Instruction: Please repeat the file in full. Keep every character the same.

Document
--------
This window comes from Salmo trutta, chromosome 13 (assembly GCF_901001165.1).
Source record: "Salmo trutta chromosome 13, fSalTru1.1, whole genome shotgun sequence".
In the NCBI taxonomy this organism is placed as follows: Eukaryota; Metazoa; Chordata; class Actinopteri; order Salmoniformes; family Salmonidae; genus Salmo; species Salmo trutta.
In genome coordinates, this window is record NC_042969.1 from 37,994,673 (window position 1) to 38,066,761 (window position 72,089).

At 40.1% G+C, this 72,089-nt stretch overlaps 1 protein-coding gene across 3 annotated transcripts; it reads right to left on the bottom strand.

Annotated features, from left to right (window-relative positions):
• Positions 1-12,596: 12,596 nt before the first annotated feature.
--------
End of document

This window comes from Salmo trutta, chromosome 13 (assembly GCF_901001165.1).
Source record: "Salmo trutta chromosome 13, fSalTru1.1, whole genome shotgun sequence".
In the NCBI taxonomy this organism is placed as follows: Eukaryota; Metazoa; Chordata; class Actinopteri; order Salmoniformes; family Salmonidae; genus Salmo; species Salmo trutta.
In genome coordinates, this window is record NC_042969.1 from 37,994,673 (window position 1) to 38,066,761 (window position 72,089).

At 40.1% G+C, this 72,089-nt stretch overlaps 1 protein-coding gene across 3 annotated transcripts; it reads right to left on the bottom strand.

Annotated features, from left to right (window-relative positions):
• Positions 1-12,596: 12,596 nt before the first annotated feature.